EBITDA is an acronym for Earnings Before Interest, Taxes, Depreciation and Amortization.
M&A refers to mergers and acquisitions.
The internal rate of return (IRR) is a metric used in financial analysis to estimate the profitability of potential investments.
Investment grade/non-investment grade (high yield) categories and credit ratings breakdowns are based on ratings from Standard and Poor’s, which is a private independent rating service that assigns grades to bonds to represent their credit quality. The issues are evaluated based on such factors as the bond issuer’s financial strength and its ability to pay a bond’s principal and interest in a timely fashion. Standard and Poor’s ratings are expressed as letters ranging from ‘AAA’, which is the highest grade, to ‘D’, which is the lowest grade. A rating of BBB- or higher is considered investment grade and a rating below BBB- is considered non-investment grade.
A special purpose acquisition company (SPAC) is a company with no commercial operations that is formed strictly to raise capital through an initial public offering (IPO) for the purpose of acquiring an existing company. Also known as “blank check companies,” SPACs have been around for decades.
The Bloomberg U.S. Aggregate Bond Index (Agg) is an unmanaged index that is widely regarded as the standard for measuring U.S. investment grade bond market performance. This index does not incur expenses and is not available for investment. The index includes reinvestment of dividends and/or interest income.
Source for any Bloomberg index is Bloomberg Index Services Limited. BLOOMBERG® is a trademark and service mark of Bloomberg Finance L.P. and its affiliates (collectively “Bloomberg”). Bloomberg owns all proprietary rights in the Bloomberg Indices. Bloomberg does not approve or endorse this material, or guarantees the accuracy or completeness of any information herein, or makes any warranty, express or implied, as to the results to be obtained therefrom and, to the maximum extent allowed by law, neither shall have any liability or responsibility for injury or damages arising in connection therewith.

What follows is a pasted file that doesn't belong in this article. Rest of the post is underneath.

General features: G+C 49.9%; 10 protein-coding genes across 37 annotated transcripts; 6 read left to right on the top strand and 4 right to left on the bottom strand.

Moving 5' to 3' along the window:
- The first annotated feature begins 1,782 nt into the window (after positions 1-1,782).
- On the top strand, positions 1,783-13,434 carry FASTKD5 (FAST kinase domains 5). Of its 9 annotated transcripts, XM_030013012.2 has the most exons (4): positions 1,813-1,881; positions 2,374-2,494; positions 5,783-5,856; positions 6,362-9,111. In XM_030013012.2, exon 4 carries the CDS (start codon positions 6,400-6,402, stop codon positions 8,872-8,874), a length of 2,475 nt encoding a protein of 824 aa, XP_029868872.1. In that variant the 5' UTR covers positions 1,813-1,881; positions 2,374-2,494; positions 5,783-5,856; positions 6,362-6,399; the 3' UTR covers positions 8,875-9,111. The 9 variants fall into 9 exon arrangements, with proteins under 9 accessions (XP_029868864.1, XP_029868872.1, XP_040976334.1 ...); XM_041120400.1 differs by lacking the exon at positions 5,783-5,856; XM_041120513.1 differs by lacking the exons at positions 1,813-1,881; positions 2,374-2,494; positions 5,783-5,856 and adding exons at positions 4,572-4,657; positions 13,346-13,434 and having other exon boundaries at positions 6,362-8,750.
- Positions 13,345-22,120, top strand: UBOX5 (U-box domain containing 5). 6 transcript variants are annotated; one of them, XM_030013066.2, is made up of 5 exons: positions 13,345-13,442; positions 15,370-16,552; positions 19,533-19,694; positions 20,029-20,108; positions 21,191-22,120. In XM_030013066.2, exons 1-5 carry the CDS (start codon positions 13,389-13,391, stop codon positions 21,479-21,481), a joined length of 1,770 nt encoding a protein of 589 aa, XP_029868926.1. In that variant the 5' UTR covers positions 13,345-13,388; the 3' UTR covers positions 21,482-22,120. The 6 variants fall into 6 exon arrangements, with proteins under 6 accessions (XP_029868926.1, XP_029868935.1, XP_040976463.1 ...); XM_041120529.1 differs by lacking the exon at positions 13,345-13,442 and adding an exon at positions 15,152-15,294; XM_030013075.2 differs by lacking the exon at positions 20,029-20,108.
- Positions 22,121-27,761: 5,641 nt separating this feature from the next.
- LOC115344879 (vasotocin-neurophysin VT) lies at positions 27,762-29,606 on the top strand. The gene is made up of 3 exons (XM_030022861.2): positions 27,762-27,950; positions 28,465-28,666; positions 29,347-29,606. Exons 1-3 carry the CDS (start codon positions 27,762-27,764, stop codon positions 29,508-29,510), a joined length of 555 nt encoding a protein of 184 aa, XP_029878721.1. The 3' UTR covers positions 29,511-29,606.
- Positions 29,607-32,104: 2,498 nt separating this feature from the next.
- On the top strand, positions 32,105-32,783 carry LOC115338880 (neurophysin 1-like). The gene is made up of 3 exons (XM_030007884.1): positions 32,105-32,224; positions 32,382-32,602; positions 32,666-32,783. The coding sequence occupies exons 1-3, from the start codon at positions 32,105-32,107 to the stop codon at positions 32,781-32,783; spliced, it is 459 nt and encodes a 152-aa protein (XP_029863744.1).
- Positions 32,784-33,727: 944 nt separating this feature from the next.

The S&P 500 Index is an unmanaged index that is widely regarded as the standard for measuring large-cap U.S. stock market performance. The index does not incur expenses, is not available for investment, and includes the reinvestment of dividends.
Fund holdings are subject to change at any time and should not be considered a recommendation to buy or sell any security.
As of 9/30/2023 the Osterweis Strategic Income Fund did not own Apple, KKR, Apollo Global Management, or Prospect Capital.
Earnings growth is not a measure of future performance.
The Osterweis Strategic Income Fund may invest in debt securities that are un-rated or rated below investment grade. Lower-rated securities may present an increased possibility of default, price volatility or illiquidity compared to higher-rated securities. The Fund may invest in foreign and emerging market securities, which involve greater volatility and political, economic and currency risks and differences in accounting methods. These risks may increase for emerging markets. Investments in debt securities typically decrease in value when interest rates rise. This risk is usually greater for longer-term debt securities. Small- and mid-capitalization companies tend to have limited liquidity and greater price volatility than large-capitalization companies. Higher turnover rates may result in increased transaction costs, which could impact performance. From time to time, the Fund may have concentrated positions in one or more sectors subjecting the Fund to sector emphasis risk. The Fund may invest in municipal securities which are subject to the risk of default.
Osterweis Capital Management is the adviser to the Osterweis Funds, which are distributed by Quasar Distributors, LLC. [OCMI-447668-2023-10-27]